(Feb. 8) The Supreme Court was right this week to reinstate Alabama’s congressional maps for the 2022 election. But, on full review, the court should go even further. So should Congress. It’s time for everyone to stop obsessing about race in the drawing of legislative districts.

A 5-4 majority kept the lines drawn by the state Legislature on the narrowest of grounds. And three justices in the middle said the redistricting questions in Alabama are a complicated, close call.

With so little time remaining before the scheduled party primaries in May, the controlling justices for the majority, Brett Kavanaugh and Samuel Alito, essentially said the benefit of the doubt goes to the state Legislature that drew the lines on which candidates currently rely. In sum, the temporary tie goes to the lawmakers. In a carefully hedged dissent, Chief Justice John Roberts essentially said the benefit of the doubt should go to the lower court that wants to redraw the lines. In sum, the tie would go to the judges.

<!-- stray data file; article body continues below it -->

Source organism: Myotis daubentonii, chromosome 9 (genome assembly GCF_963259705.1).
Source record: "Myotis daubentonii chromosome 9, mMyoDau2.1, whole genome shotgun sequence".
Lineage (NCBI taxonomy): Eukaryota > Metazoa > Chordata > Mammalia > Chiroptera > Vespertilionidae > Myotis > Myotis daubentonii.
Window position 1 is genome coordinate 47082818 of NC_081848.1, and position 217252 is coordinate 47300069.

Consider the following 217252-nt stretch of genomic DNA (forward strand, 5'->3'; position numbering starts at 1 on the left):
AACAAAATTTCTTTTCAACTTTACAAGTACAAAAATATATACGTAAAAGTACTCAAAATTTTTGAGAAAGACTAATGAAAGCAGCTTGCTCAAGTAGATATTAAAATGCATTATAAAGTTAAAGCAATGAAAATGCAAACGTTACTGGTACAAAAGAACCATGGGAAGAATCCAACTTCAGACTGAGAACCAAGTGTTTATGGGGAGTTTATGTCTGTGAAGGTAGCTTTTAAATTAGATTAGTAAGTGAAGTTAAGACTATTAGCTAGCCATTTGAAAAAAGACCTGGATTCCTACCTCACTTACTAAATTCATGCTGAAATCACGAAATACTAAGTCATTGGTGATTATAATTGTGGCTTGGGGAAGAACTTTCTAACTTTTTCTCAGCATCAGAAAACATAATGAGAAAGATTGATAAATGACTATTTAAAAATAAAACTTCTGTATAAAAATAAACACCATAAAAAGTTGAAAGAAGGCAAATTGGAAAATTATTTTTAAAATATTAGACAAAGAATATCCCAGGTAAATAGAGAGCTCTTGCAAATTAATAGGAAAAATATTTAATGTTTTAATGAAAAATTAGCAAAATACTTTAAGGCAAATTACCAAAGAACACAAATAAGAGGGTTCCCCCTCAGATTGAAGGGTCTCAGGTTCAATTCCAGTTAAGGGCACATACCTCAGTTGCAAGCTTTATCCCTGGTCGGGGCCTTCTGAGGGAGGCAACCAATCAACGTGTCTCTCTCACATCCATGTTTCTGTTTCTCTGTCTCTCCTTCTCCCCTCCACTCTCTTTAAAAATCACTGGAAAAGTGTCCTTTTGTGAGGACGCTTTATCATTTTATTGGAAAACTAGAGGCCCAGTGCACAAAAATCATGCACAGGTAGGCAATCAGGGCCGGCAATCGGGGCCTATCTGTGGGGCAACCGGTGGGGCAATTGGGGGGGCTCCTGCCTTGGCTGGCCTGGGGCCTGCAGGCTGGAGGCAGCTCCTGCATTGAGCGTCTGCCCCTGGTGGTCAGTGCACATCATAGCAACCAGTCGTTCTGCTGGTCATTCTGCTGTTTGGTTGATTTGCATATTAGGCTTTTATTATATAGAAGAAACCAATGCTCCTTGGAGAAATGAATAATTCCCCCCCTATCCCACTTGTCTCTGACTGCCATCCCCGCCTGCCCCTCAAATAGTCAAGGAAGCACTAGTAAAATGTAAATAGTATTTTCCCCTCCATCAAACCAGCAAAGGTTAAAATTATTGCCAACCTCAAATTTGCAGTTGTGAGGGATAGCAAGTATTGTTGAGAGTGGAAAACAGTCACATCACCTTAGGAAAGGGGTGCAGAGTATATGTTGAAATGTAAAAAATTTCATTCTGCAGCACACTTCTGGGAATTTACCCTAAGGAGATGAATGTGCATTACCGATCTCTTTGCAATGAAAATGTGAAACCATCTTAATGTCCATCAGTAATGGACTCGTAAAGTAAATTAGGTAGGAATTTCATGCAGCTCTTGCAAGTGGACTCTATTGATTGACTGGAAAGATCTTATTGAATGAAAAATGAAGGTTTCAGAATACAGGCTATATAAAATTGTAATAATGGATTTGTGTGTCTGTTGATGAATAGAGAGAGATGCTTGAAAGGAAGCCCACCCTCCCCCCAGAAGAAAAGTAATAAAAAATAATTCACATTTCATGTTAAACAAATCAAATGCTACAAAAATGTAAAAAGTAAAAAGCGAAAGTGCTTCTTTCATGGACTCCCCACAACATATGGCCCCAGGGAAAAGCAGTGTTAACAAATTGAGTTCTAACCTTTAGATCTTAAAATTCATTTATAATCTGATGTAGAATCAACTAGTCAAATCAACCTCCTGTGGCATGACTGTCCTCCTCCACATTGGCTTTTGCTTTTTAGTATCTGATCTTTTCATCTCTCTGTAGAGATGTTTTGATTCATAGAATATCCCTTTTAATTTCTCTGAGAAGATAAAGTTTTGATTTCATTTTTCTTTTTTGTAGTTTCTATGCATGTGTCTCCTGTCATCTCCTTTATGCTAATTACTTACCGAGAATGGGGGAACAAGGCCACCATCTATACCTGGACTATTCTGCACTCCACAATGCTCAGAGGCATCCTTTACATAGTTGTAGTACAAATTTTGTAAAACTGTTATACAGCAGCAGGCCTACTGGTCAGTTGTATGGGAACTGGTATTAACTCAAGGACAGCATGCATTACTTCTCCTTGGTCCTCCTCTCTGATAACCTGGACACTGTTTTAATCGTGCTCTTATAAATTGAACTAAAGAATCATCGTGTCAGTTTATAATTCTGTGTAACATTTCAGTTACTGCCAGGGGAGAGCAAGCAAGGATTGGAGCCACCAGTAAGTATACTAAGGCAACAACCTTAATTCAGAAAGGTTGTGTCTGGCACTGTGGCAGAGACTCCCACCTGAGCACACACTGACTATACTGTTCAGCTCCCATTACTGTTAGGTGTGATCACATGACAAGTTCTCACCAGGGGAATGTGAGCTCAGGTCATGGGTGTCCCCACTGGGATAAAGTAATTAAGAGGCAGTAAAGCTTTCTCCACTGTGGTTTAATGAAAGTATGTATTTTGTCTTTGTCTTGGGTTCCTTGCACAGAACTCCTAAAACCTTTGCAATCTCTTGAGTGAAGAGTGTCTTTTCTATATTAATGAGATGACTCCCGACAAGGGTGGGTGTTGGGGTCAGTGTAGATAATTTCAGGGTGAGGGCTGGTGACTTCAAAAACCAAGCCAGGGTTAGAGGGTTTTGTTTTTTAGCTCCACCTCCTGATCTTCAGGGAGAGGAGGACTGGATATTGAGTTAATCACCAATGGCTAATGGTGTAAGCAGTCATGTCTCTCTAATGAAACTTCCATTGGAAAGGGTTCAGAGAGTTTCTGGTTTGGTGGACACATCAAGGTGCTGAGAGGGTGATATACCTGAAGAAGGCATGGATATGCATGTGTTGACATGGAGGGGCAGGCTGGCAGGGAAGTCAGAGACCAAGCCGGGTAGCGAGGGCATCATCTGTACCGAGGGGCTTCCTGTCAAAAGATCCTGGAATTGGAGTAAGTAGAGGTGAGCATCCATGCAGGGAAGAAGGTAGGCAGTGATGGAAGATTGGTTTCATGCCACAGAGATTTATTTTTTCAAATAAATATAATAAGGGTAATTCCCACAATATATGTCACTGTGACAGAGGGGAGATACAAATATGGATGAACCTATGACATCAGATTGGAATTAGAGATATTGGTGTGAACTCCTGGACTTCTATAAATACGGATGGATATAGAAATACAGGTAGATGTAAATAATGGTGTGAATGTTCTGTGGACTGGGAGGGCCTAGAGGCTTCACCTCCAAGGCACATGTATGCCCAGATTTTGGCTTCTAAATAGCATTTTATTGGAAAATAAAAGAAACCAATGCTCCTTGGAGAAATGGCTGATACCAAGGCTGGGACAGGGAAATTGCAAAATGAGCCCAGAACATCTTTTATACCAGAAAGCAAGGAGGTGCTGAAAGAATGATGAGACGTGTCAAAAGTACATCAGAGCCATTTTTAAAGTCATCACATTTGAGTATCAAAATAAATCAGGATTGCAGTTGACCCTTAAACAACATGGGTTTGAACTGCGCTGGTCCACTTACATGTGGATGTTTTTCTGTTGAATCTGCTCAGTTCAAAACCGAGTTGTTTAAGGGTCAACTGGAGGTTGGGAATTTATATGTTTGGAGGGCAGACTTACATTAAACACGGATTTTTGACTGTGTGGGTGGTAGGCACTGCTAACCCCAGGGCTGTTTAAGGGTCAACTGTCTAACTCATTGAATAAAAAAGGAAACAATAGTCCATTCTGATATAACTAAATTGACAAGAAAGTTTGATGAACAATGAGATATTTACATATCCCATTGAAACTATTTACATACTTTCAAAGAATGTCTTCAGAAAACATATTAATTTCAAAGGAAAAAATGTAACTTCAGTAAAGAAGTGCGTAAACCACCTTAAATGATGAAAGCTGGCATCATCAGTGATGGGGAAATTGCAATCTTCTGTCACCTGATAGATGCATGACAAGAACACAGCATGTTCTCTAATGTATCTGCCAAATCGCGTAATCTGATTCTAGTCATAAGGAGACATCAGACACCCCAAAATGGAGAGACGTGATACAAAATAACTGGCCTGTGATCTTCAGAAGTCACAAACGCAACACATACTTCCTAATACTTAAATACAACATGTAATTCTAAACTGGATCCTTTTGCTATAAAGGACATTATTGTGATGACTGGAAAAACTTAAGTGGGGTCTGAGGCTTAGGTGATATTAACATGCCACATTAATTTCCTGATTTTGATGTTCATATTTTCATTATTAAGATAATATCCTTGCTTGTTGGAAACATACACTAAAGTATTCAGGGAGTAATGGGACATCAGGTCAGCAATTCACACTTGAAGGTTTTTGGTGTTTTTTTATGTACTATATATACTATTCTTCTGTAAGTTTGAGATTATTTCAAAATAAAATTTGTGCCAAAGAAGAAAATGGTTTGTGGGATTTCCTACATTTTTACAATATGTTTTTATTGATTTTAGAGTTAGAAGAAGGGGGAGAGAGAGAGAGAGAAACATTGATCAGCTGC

That’s it. The wailing and gnashing of teeth about an allegedly huge blow to “voting rights” is just so much foofaraw. The practical result of this week’s order to “stay” the lower court’s ruling is that, for one more election, Alabama’s congressional districts will remain substantially the same as they have been for 30 years, all with repeated federal court approval as being fully in line with both the Constitution and the Voting Rights Act. The status quo ante will continue, with one of the seven Alabama districts featuring a population that is majority black. (Plaintiffs wanted two majority-black districts.)

There has been no change in the Constitution or the applicable part of the Voting Rights Act in those three decades and only the slightest growth in the percentage of Alabama’s population that is black. So how, pray tell, were the new districts a gross civil rights violation when the same arrangement under the same circumstances wasn’t a civil rights violation before? It was a ridiculous contention…. [The full column is here.]


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